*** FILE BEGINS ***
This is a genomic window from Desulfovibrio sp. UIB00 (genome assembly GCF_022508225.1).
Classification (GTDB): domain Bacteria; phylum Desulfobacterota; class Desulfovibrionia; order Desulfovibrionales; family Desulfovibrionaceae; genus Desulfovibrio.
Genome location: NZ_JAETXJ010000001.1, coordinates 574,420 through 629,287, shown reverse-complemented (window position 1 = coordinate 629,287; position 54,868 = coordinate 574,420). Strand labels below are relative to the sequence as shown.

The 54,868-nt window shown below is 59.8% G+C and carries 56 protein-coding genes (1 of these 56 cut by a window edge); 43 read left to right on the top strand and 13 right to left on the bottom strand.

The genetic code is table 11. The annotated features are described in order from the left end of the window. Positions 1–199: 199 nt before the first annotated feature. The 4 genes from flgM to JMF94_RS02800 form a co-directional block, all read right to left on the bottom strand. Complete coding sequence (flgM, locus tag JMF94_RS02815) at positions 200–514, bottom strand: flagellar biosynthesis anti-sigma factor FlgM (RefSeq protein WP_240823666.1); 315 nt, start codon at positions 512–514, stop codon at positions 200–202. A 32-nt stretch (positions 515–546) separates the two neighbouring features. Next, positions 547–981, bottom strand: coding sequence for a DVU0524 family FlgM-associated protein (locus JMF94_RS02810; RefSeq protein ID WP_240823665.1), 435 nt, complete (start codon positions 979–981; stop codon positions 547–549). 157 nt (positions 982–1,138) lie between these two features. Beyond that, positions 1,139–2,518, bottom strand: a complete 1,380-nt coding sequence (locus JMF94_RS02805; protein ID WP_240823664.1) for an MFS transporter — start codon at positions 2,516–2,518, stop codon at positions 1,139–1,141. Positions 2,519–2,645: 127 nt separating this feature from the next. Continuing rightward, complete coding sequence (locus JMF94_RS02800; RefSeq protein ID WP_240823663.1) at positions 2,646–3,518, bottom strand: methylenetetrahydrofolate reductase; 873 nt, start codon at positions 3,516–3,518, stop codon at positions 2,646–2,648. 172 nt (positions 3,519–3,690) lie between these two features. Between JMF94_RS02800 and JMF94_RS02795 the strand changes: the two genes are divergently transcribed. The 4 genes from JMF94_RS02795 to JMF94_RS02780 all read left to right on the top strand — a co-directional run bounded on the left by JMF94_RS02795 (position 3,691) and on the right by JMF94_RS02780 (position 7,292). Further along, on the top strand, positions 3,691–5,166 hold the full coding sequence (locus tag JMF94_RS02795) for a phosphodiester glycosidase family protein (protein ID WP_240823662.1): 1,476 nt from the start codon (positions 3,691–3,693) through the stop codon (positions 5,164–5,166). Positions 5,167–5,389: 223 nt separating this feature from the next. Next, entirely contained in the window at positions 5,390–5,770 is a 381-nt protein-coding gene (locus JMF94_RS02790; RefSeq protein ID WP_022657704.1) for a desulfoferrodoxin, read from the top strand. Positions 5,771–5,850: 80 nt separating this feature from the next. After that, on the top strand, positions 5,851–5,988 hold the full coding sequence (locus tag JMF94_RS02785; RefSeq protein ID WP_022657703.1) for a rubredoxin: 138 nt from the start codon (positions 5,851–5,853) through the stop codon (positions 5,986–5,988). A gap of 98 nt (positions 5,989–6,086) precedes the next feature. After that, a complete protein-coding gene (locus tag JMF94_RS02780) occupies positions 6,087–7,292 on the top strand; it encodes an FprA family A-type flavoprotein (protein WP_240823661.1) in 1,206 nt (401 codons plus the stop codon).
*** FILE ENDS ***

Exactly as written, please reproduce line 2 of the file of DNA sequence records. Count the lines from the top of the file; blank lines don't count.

Classification (GTDB): domain Bacteria; phylum Desulfobacterota; class Desulfovibrionia; order Desulfovibrionales; family Desulfovibrionaceae; genus Desulfovibrio.